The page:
Still vital, still visionary: Time Out and the Jewish Chronicle review Bento's Sketchbook by John Berger

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Time Out's Chris Boun reviews John Berger's Bento's Sketchbook. Focusing on the connection between noticing and drawing, Boun understands the volume's images as emblematic of possible ways of seeing:

Berger's entanglement with [Bento] here isn't so much a philosophical treatise as a reflex-response, a metaphysical mood-board of languorous illustrations and literary vignettes that he bounces of apposite extracts from Spinoza. It's a novel and captivating approach to a difficult realm of thought, which Berger begins as a flirtation - as he reflects on everyday encounters with neighbours, with roadkill, with authoritarian security staff in an art gallery - and gradually manoeuvres into an intimate minuet with Spinoza's key work, the 'Ethics'.

As such, 'Bento's Sketchbook' is a perfect introduction, not the arcane mathematical logic of Spinoza's metaphysics but to its intuitive, sensual component. And by the end Berger's hunch that the act of drawing epitomises that characteristic space in Spinoza's thought where feelings and reason (or desire and materiality, or animate and inanimate) are allowed to collide and commingle feels like an uncannily perceptive one. More than this, though, it's a book that allows Berger's wide-ranging talents and interests - artistic, polemical, humanistic - to come together and prove that, at 84, his 'ways of seeing' are still vital, still visionary and perhaps even clearer than ever.

Also stressing the link between vision and image, the Jewish Chronicle's Jonathan Beckman describes the book as "filled with energetic drawings, fleeting memories, political outrage and Spinozan moralia."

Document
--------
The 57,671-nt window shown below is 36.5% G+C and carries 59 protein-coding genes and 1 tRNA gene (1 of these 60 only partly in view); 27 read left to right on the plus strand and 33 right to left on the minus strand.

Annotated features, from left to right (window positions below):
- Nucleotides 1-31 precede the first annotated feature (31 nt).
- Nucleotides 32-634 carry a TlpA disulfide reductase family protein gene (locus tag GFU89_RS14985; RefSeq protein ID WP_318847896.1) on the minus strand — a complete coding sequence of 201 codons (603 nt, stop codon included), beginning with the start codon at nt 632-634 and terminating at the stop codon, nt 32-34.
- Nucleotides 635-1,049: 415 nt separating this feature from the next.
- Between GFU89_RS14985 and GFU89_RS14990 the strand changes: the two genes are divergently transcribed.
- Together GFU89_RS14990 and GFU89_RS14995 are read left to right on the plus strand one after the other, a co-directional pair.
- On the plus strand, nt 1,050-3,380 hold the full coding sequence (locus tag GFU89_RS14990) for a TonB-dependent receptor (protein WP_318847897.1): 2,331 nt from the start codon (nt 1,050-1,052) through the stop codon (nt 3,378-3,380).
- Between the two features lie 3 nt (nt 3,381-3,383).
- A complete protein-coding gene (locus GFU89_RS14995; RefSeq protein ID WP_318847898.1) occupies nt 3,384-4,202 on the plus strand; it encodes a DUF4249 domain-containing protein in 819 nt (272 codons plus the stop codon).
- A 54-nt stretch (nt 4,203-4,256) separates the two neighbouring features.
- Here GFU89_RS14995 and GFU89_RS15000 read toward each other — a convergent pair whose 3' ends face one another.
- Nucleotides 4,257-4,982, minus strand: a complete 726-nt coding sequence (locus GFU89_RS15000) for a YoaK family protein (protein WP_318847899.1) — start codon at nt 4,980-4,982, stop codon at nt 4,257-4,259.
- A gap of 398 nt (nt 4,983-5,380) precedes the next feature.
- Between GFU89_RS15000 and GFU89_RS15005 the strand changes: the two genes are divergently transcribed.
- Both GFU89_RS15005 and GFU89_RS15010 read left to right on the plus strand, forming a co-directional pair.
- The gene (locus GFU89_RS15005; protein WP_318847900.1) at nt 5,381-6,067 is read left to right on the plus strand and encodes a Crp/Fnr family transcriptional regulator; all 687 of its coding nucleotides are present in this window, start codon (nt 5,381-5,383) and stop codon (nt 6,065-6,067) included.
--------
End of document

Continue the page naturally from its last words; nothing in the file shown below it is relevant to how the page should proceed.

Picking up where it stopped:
What binds all these together, if anything, is Berger's demand for attention, whether in drawing, writing or politics. The process of sketching changes the way that you observe the world: "At a certain moment - if you're lucky - the accumulation becomes an image - that's to say it stops being a heap of signs and becomes a presence. Uncouth but a presence. This is when your looking changes." Similarly, Berger believes that the power of good fiction will continue to be felt after it has been read: "something of its way of giving attention... will remain with us and become our own. We will then apply it to the chaos of ongoing life, in which multitudes of stories are hidden."

He repeats the refrain that, "we who draw do so not only to make something visible to others, but also to accompany something invisible to its incalculable destination."

There is something of Barthes's view that photography is orientated towards death here, but it is set off against a cheerier welcoming of ripeness, that finds expression in one of the first sketches of quetsches drooping off a tree.

Visit the Jewish Chronicle to read the review in full.

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